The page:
A Silent Spring for Cybersecurity

A Silent Spring for Cybersecurity:
Modelling the Societal Consequences of Cyberattacks

June 2018

Project Leaders

David Farber

Distinguished Professor and Co-Director
Keio University Cyber Civilization Research Center

Bradley Fidler

Assistant Professor of Science and Technology Studies
Stevens Institute of Technology

Project Staff

Tobias Burgers

Project Assistant Professor 
Keio University Cyber Civilization Research Center

What We Want to Do

In 1962, efforts to secure the environment were stymied by secrecy, inaction, and institutional inertia. Neither the private sector nor the government was a willing vehicle of change. Whatever one thinks about her politics, Rachel Carson found a way forward with her book Silent Spring. Carson modelled the risk posed by pesticides, and delivered her findings in accessible and emotionally potent language. She bypassed governments and the private sector and directed her work at the public, and the public acted. What we need for the security of cyberspace, Carson achieved for the environment: a new culture, new industry regulations, and new government institutions (specifically, the EPA).

We propose a Japan-US research group that will model and illustrate systematically the societal consequences of cyberattacks. Our project begins with an accessible report, meant for the public and the media, distributed for free online. First, we model the geopolitical consequences of cyberattacks, using a combination of the Delphi Method and Agent-Based Modelling in International Relations. This will be of great academic value. Next, we use our results to engage the public. Our objective is to galvanize public support for an international response to the cybersecurity threat. To create and maintain leadership in this space, below we outline a three stage program, which begins with this first study, and ends with a Japan-US research center.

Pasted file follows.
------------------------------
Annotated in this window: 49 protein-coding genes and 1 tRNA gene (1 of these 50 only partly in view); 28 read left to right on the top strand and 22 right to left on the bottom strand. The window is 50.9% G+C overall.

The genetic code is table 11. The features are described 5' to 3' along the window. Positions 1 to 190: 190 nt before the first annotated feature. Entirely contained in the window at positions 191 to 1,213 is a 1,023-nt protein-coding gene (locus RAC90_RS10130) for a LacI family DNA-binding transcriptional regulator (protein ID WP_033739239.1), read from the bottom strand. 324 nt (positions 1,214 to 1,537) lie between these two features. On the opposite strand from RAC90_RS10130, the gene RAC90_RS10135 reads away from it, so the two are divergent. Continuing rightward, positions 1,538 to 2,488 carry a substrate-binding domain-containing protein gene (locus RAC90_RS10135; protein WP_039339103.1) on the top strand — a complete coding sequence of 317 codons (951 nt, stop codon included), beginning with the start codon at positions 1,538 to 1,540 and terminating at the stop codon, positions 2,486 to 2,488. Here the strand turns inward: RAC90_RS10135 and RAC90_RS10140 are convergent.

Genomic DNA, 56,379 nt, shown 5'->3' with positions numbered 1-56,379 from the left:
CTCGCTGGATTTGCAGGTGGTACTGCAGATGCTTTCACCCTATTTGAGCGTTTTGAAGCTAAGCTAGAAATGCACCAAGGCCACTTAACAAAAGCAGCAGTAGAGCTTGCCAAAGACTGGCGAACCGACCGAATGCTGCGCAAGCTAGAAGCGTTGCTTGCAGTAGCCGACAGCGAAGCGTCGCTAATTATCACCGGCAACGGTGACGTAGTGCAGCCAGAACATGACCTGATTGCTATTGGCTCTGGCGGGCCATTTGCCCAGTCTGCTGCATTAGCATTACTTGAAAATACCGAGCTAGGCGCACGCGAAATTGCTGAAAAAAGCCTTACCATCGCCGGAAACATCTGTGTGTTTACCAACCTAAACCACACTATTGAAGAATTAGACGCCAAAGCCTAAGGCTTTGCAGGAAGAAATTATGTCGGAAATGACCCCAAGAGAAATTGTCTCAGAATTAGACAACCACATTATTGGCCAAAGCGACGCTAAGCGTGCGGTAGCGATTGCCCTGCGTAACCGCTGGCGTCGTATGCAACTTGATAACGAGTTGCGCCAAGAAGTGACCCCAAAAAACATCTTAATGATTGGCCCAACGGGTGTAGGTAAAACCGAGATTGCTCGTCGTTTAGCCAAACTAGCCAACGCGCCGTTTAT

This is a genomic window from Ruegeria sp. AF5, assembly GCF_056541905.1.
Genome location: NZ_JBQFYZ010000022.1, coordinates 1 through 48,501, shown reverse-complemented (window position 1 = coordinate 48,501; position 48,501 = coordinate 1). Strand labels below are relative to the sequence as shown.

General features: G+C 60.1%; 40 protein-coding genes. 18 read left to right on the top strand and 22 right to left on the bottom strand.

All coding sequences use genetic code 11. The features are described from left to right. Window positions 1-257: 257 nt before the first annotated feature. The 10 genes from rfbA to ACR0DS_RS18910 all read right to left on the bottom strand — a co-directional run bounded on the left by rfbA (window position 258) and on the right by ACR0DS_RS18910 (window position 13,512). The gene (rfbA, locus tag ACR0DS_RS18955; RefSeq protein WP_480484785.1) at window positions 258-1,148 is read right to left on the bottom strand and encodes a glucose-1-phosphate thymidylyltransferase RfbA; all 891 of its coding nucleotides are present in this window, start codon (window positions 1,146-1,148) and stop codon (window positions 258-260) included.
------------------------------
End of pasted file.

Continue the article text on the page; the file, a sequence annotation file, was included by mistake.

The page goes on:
How it is Done Today

Governments, firms, and computing technologies are all designed to administer an advanced industrial but not a networked, information-driven society. “Clean slate” research programs and organizational reform all suffer from a lack of buy-in from their government or corporate audiences. The technology-institution quagmire will not be fixed through the lone inventor, research team, or forward-thinking industry or government group. Rather than try to untangle the technology-institutional mess ourselves, we want to demonstrate convincingly what will happen if cyberweapons are used to significant effect.

The project is kicked off in June 2018 and the first invitational meeting will be hosted at Stevens Institute of Technology in August.

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ANNOUNCEMENT
 

2019.5.24

We would like to announce a one-day invitational workshop at the Stevens Institute of Technology, to be held August 3 (Saturday), in Hoboken NJ USA.  The topic is the modeling of the geopolitical consequences of cyberattacks. 

This workshop is the beginning of a larger joint effort by Keio University and the Stevens Institute to systematize our understanding of the risks posed by cyberattacks: specifically, their ability to trigger runaway international crises, such as kinetic and even nuclear conflict. (Some information is available here..) We are bringing together an interdisciplinary group of experts in order to break new ground and consider how we might demonstrate, convincingly, the global path that cyberattacks may take us down. As cybersecurity reform in both industry and government is slow-going, we hope to develop modeling strategies that will instead help energize the public and policy-makers the very real dangers of cyberattacks.